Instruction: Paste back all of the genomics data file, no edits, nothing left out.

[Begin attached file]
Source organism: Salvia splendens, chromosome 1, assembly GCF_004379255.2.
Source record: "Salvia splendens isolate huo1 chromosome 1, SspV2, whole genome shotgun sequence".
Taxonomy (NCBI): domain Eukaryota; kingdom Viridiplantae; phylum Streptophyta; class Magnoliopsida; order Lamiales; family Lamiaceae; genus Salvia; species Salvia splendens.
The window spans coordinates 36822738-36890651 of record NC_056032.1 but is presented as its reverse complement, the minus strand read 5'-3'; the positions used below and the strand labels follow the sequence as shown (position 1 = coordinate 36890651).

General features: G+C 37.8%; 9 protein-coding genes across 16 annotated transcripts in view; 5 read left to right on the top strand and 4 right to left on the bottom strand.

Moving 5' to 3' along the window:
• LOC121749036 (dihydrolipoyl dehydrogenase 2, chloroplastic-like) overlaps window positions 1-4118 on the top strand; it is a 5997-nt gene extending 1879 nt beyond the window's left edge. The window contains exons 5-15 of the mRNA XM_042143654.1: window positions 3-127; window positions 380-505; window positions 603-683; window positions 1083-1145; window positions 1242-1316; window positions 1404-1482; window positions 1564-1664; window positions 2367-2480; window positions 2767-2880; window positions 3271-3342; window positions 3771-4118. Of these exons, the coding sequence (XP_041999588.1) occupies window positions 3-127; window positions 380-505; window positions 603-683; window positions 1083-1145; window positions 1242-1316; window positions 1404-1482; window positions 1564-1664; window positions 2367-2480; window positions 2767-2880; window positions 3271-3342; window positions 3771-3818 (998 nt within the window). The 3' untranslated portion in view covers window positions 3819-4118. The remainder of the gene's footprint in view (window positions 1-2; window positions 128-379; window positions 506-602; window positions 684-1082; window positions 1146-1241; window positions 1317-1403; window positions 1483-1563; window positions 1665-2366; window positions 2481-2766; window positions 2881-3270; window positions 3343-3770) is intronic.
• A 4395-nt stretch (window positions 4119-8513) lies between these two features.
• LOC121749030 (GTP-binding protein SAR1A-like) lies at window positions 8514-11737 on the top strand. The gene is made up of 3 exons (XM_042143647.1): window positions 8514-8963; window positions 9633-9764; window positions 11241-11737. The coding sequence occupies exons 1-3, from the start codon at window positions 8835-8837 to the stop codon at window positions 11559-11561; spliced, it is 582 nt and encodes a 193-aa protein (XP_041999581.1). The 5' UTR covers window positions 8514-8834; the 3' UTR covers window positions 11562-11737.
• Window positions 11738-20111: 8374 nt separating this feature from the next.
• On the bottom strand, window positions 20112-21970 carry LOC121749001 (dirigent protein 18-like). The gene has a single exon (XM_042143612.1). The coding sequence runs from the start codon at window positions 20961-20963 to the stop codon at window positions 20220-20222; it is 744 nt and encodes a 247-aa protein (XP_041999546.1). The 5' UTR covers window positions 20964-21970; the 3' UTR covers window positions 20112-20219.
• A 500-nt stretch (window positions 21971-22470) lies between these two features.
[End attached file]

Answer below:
Source organism: Salvia splendens, chromosome 1, assembly GCF_004379255.2.
Source record: "Salvia splendens isolate huo1 chromosome 1, SspV2, whole genome shotgun sequence".
Taxonomy (NCBI): domain Eukaryota; kingdom Viridiplantae; phylum Streptophyta; class Magnoliopsida; order Lamiales; family Lamiaceae; genus Salvia; species Salvia splendens.
The window spans coordinates 36822738-36890651 of record NC_056032.1 but is presented as its reverse complement, the minus strand read 5'-3'; the positions used below and the strand labels follow the sequence as shown (position 1 = coordinate 36890651).

General features: G+C 37.8%; 9 protein-coding genes across 16 annotated transcripts in view; 5 read left to right on the top strand and 4 right to left on the bottom strand.

Moving 5' to 3' along the window:
• LOC121749036 (dihydrolipoyl dehydrogenase 2, chloroplastic-like) overlaps window positions 1-4118 on the top strand; it is a 5997-nt gene extending 1879 nt beyond the window's left edge. The window contains exons 5-15 of the mRNA XM_042143654.1: window positions 3-127; window positions 380-505; window positions 603-683; window positions 1083-1145; window positions 1242-1316; window positions 1404-1482; window positions 1564-1664; window positions 2367-2480; window positions 2767-2880; window positions 3271-3342; window positions 3771-4118. Of these exons, the coding sequence (XP_041999588.1) occupies window positions 3-127; window positions 380-505; window positions 603-683; window positions 1083-1145; window positions 1242-1316; window positions 1404-1482; window positions 1564-1664; window positions 2367-2480; window positions 2767-2880; window positions 3271-3342; window positions 3771-3818 (998 nt within the window). The 3' untranslated portion in view covers window positions 3819-4118. The remainder of the gene's footprint in view (window positions 1-2; window positions 128-379; window positions 506-602; window positions 684-1082; window positions 1146-1241; window positions 1317-1403; window positions 1483-1563; window positions 1665-2366; window positions 2481-2766; window positions 2881-3270; window positions 3343-3770) is intronic.
• A 4395-nt stretch (window positions 4119-8513) lies between these two features.
• LOC121749030 (GTP-binding protein SAR1A-like) lies at window positions 8514-11737 on the top strand. The gene is made up of 3 exons (XM_042143647.1): window positions 8514-8963; window positions 9633-9764; window positions 11241-11737. The coding sequence occupies exons 1-3, from the start codon at window positions 8835-8837 to the stop codon at window positions 11559-11561; spliced, it is 582 nt and encodes a 193-aa protein (XP_041999581.1). The 5' UTR covers window positions 8514-8834; the 3' UTR covers window positions 11562-11737.
• Window positions 11738-20111: 8374 nt separating this feature from the next.
• On the bottom strand, window positions 20112-21970 carry LOC121749001 (dirigent protein 18-like). The gene has a single exon (XM_042143612.1). The coding sequence runs from the start codon at window positions 20961-20963 to the stop codon at window positions 20220-20222; it is 744 nt and encodes a 247-aa protein (XP_041999546.1). The 5' UTR covers window positions 20964-21970; the 3' UTR covers window positions 20112-20219.
• A 500-nt stretch (window positions 21971-22470) lies between these two features.